Jan Swan Wood: My year in review, horse processing news, barges are big
Well, Christmas has wound up for another year and a New Year is upon us. I feel a little hungover from all the good food and the visiting over Christmas and the quiet of our place feels pretty good. It was sure great seeing everyone though. I’m especially blessed to have my Dad, who is 86, in good health and able to do most of what he enjoys doing. His new knee is working very well and makes getting out and about much easier for him.
The past year has brought wonderful additions to our family and changes in our lives. Last January, I was able to buy back a wonderful gelding I had sold when he was a youngster and am now happily mounted on a horse I can do anything I need to do on. I’ve reached an age that makes me hesitate to take a colt and go do some of the things I need to do, so that nice gelding has sure made my life safer and easier.
We also added three adorable grandkids to our family, bringing the tally to 11, with three boys and eight girls, ranging in age from two months to 15 years. Of course they’re all just perfect, too.
We had a terribly dry year, which isn’t news to any of you, but managed to get through it. We calved in the balmy late April and early May weather, and weaned off the heaviest calves we’d ever in mid-November, so that was amazing and wonderful.
My husband got hurt in September, and has been miraculously healed with all the cruciate ligaments (there are four) in his knee recovering without surgery. He has been able to resume shoeing and trimming horses again, which was certainly questionable in September and October. He has decided to be a lot choosier about what he shoes and trims, though, so if you have a bronc needing shoes, don’t bother to call him.
So, all-in-all, it’s been a very good year around here, with the setbacks bringing new faith in a greater plan for all of us. The drought will end one of these days and we’ll be back to fixing water gaps and wondering if our feet will become webbed, so don’t give up hope.
On to some news … The owner of Valley Meat Company, Roswell, NM, has filed suit against the U.S. Department of Agriculture alleging inaction on the company’s application to resume domestic horse processing. Owner Rick DeLosSantos has been working to get inspections into his plant so that it can reopen for horse processing. The USDA told him that he would need to close his beef processing plant in order to get the proper permits for horse processing. So, he closed his plant and laid off all of his workers (if memory serves, that was around 40 people) so that the USDA could move on his request. However, the negative publicity tidal wave from the anti-slaughter set made the USDA quit cooperating with his effort to start processing horses and put his employees back to work. Valley Meat Company has also filed a suit against the Humane Society of the U.S. (HSUS), Front Range Equine Rescue, and Animal Protectors of New Mexico. The governor of New Mexico was also swayed by these groups and took it upon herself to write letters requesting that USDA not let the permit process proceed. I do hope that DesLosSantos can win this suit and set a precedent for future efforts to re-establish legal and humane horse processing in other areas of the U.S.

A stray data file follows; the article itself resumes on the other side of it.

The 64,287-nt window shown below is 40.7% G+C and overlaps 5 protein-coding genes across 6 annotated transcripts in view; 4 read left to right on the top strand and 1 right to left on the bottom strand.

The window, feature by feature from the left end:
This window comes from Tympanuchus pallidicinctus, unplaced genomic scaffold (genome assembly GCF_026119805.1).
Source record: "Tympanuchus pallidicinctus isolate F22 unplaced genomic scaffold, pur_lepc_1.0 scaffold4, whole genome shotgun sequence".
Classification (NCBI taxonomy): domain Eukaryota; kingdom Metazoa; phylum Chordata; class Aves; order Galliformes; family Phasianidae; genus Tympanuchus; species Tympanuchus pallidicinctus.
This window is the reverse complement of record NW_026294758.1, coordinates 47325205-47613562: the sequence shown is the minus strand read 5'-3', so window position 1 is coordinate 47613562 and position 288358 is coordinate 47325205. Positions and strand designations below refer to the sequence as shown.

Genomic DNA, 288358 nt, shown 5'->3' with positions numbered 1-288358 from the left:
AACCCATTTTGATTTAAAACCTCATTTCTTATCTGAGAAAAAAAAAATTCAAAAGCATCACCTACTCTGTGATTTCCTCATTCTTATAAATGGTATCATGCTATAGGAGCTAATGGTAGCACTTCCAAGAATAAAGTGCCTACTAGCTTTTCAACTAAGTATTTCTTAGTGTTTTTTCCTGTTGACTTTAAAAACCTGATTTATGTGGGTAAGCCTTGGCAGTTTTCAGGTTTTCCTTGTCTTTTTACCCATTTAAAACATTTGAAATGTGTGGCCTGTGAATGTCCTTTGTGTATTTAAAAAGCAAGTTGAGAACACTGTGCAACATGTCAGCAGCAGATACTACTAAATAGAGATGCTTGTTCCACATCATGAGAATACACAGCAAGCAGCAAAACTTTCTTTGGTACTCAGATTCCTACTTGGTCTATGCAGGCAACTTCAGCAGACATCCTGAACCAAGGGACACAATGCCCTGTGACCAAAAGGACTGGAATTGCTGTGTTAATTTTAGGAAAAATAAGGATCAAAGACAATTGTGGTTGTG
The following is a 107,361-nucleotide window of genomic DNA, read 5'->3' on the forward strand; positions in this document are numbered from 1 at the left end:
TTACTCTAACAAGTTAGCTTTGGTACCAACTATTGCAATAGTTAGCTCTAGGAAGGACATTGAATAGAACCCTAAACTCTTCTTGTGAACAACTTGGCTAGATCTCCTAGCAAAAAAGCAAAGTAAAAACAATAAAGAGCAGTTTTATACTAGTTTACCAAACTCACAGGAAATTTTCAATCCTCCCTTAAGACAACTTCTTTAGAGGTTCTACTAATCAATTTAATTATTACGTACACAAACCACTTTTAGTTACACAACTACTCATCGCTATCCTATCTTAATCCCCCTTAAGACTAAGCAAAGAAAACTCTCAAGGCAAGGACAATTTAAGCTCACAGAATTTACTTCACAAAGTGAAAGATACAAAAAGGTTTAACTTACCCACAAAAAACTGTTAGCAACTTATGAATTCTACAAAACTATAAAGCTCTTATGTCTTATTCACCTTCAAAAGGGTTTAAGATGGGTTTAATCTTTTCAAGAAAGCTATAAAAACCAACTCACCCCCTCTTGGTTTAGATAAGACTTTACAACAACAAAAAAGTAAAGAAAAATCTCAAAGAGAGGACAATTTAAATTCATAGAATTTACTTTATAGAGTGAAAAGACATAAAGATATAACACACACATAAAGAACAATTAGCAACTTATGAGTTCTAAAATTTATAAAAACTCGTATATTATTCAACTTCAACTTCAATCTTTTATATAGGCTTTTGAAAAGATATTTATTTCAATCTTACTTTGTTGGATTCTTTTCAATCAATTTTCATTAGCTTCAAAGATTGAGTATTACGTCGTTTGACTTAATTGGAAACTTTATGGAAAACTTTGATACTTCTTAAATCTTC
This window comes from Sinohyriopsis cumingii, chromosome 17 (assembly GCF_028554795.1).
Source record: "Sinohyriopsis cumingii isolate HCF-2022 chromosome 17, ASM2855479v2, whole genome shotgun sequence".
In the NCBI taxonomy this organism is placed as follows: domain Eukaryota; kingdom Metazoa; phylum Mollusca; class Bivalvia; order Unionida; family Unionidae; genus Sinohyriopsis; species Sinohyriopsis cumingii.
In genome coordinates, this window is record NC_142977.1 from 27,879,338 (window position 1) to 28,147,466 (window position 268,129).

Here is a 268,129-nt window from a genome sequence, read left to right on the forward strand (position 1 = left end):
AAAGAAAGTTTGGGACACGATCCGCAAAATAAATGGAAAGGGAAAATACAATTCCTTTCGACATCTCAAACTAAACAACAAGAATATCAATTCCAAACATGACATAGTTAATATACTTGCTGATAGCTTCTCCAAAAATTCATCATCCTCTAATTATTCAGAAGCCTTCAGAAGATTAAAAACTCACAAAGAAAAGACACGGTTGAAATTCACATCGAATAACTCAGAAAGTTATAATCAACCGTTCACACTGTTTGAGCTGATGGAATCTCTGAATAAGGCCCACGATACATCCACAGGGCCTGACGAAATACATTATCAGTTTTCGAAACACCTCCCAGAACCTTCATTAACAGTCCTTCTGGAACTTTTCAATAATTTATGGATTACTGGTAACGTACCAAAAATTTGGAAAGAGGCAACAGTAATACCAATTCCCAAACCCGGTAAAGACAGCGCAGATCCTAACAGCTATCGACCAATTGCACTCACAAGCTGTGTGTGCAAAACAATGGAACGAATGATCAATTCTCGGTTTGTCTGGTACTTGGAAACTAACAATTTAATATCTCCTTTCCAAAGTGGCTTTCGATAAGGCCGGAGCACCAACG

The 2013 PRCA season has been going for a while and was underway before the WNFR. The qualifying rounds for the timed events at the National Western Stock Show in Denver will be Jan. 2-3. The National Western kicks off Jan. 17 and goes through Jan. 27.
Of course, that means that the Black Hills Stock Show will be starting before Denver ends. The BHSS will run Jan. 26 – Feb. 2 this year. I hope it warms up by then so that everyone can get away to go. Hard to leave home when it takes all day to get the stock fed and the ice chopped.
I read this interesting little tidbit this morning, and though it would seem to have little to do with most of what we do in the livestock business, I thought it was interesting. The drought over so much of the country has caused the Mississippi River to be at near-record lows in most areas, and that deeply affects barge traffic on the river. Barges need at least nine feet of water to safely navigate the river, so, with falling water levels, it’s a crisis for the barge industry. What I hadn’t realized is that barges move a majority of America’s commodities. To put it in perspective, a semi tractor/trailer rig can haul 25 tons (50,000 lbs); railroad bulk cars can carry 110 tons (220,000 lbs); but a barge carries 1750 tons (3,500,000 lbs!). I can see why national farm organizations are asking the Army Corp of Engineers to release water from the dams on the major rivers that supply the Mississippi. The mighty Mississippi has got to have water to keep those barges moving or you can bet that everyone who eats, wears clothes or drives anywhere will be affected.
Well, that’s my circle for the week. I love to hear from you and like to share your news and suchlike. Have a wonderful New Year!